Our Reverse Brain Drain
U.S. immigration policies are sending entrepreneurial talent abroad.
"It breaks my heart when some of our brightest students — who graduated from the top of their classes in countries like India and China—are forced to leave. There aren’t enough work visas for them, and even when companies want to hire them, the arduous procedure of sponsoring them for a special exemption discourages them from doing so. And if the students want to start their own companies, the chance of approval has been historically even more slim. I have also noticed a distinct change over the last decade in what they say about their opportunities back home. Before, most considered the United States their only option. Now they have good opportunities back home.” This is what Tom Katsouleas, dean of the Pratt School of Engineering at Duke University, told me when I interviewed him for my book.
Yannis C. Yortsos, dean of the Viterbi School of Engineering at the University of Southern California, added that most of his school’s foreign students express a strong desire to stay in the United States for at least a few years after they graduate. But the tide is turning. “We have noted a trend for some Chinese students, particularly those from large cities, to return home as soon as they have good job opportunities at home. Similarly, students from India are also increasingly returning home after they have some work experience,” said Yortsos.
These comments explain the findings of our latest research on immigrant
In 1998, AnnaLee Saxenian, now dean of the School of Information at the University of California, Berkeley, documented that Chinese and Indian computer scientists and engineers were running one quarter of Silicon Valley’s tech firms. I worked with Saxenian in 2006 to update this research. We found that from 1995 to 2005, the proportion of immigrant-founded start-ups in Silicon Valley had increased to 52.4 percent. And the trend that began in Silicon Valley had become a nationwide phenomenon, with 25.3 percent of the nation’s engineering firms being started by immigrants. We also documented an alarming increase in the backlog of skilled immigrants waiting for permanent resident visas: more than 1 million in line as of October 2006. The problem is a shortage of these visas — only 140,000 are available every year for skilled workers of all nationalities. And there is a 7 percent per-country cap. This means that people from high-population countries like India and China get the same number of visas as those from Iceland and Mongolia. Indians and Chinese face waiting times exceeding a decade.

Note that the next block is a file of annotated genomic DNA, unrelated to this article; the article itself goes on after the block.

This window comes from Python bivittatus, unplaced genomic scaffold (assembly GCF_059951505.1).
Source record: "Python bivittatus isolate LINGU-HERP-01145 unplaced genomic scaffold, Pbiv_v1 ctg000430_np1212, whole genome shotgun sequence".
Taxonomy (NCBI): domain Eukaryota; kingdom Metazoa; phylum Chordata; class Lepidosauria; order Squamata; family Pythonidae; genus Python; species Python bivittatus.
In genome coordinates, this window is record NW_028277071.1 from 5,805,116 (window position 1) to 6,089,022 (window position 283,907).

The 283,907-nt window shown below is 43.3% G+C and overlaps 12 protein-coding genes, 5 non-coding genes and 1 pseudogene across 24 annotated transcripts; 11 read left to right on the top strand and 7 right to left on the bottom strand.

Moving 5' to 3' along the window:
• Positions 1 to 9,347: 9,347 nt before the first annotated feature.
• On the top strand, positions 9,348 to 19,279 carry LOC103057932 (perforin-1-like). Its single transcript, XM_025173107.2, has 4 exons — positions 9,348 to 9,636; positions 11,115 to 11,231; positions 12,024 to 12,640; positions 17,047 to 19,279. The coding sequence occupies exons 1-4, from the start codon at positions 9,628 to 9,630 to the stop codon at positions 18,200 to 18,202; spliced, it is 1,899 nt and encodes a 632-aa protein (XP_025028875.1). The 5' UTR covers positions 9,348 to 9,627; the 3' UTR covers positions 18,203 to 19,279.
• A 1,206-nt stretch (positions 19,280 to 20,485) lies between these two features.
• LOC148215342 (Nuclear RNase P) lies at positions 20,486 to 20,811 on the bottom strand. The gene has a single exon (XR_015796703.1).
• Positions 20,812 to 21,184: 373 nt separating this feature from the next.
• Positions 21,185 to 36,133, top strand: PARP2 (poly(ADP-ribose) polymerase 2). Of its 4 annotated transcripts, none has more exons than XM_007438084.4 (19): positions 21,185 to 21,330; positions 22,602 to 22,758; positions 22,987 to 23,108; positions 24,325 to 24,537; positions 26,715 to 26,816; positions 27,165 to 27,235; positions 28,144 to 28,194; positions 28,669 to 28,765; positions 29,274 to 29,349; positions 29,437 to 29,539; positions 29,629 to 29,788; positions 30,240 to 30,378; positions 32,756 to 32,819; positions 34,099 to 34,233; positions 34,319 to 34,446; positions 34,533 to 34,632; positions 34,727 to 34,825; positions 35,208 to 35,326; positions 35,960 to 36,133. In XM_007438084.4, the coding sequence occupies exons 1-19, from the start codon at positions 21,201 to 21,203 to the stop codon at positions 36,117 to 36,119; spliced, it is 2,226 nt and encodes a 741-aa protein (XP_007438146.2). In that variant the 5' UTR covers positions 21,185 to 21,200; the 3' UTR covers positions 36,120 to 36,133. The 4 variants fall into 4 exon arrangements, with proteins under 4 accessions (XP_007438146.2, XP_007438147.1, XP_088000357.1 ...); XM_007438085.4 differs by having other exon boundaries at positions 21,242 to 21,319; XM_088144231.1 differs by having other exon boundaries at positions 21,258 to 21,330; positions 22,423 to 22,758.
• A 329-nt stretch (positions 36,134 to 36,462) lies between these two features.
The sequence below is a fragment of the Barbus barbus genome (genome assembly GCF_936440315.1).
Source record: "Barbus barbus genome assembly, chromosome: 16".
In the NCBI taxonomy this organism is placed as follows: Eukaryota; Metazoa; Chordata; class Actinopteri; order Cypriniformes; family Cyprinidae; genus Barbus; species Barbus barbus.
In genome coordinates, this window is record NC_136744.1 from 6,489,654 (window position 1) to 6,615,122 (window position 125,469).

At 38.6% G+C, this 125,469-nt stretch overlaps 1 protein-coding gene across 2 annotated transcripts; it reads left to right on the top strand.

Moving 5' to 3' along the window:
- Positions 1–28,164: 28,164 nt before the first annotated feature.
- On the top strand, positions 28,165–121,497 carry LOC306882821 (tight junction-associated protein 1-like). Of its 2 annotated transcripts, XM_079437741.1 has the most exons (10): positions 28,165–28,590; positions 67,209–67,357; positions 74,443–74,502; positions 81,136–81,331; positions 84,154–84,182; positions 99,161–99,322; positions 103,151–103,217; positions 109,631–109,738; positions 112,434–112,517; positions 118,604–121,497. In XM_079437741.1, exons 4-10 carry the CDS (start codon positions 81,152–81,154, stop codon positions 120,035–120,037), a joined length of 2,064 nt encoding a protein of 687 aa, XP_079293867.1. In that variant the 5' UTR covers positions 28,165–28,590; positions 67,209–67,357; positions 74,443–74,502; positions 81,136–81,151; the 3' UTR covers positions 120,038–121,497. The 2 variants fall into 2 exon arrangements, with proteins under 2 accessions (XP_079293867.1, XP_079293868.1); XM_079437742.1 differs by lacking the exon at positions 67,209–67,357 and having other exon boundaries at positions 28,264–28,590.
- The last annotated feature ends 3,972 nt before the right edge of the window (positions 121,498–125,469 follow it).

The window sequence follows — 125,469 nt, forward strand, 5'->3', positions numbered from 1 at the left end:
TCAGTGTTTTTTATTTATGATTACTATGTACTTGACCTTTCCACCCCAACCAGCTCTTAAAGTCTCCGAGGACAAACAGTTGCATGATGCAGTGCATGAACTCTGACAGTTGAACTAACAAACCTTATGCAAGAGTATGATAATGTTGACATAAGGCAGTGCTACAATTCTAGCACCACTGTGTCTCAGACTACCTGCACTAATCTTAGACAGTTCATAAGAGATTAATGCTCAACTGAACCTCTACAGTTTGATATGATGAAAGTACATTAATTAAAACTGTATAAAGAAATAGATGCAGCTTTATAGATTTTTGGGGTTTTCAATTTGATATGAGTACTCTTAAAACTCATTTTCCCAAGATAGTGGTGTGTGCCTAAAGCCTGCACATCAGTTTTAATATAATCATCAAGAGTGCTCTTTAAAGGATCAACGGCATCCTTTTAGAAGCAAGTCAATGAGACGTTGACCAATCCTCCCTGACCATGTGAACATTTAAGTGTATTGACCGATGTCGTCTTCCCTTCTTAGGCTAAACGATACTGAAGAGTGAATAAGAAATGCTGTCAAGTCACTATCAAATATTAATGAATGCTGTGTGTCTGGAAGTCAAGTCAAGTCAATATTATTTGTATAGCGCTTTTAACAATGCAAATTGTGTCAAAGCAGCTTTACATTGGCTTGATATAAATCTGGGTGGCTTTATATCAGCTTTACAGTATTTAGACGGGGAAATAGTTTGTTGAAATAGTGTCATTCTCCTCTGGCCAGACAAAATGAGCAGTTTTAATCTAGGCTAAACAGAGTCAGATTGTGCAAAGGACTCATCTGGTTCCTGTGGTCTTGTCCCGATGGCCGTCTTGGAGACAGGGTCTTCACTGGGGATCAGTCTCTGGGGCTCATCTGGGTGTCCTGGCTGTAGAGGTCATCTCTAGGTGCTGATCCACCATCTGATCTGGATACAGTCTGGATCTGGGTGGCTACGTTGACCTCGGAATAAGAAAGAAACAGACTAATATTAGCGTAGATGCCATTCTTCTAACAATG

Based on these findings, in 2007, we predicted a reverse brain drain of talent — with highly skilled workers becoming frustrated with the visa situation and leaving the United States.
In our latest research paper, America’s New Immigrant Entrepreneurs: Then and Now, published by the Kauffman Foundation, we report that immigrant entrepreneurship has indeed stalled. The proportion of immigrant-founded start-ups in Silicon Valley has dropped to 43.9 percent and nationwide to 24.3 percent. It is not that Americans are gaining greater opportunities because immigrants are leaving. Kauffman Foundation data show that U.S. entrepreneurial activity has essentially remained stagnant. In other words, the economic pie is becoming smaller.
True, this is a good thing for the global economy. Tech entrepreneurship is booming in countries like India, China, and Brazil. It is being fueled by engineering students returning home from the United States. But we aren’t sharing this talent out of generosity. We are mistreating and mishandling engineers who want to join in the American dream and contribute to our success. As I concluded in my book, “In alienating and locking out skilled immigrant entrepreneurs and inventors, we have not only blocked the flow of the very lifeblood that built the economic backbone of this great country, we have also deadened the nerve endings that create the next great thing. If we restore this flow, we restore our nation.”
Vivek Wadhwa is a scholar specializing in entrepreneurship and the author of The Immigrant Exodus: Why America Is Losing the Global Race to Capture Entrepreneurial Talent. He is vice president of academics and innovation at Singularity University and is also affiliated with Duke University’s Pratt School of Engineering, Stanford University, and Emory University.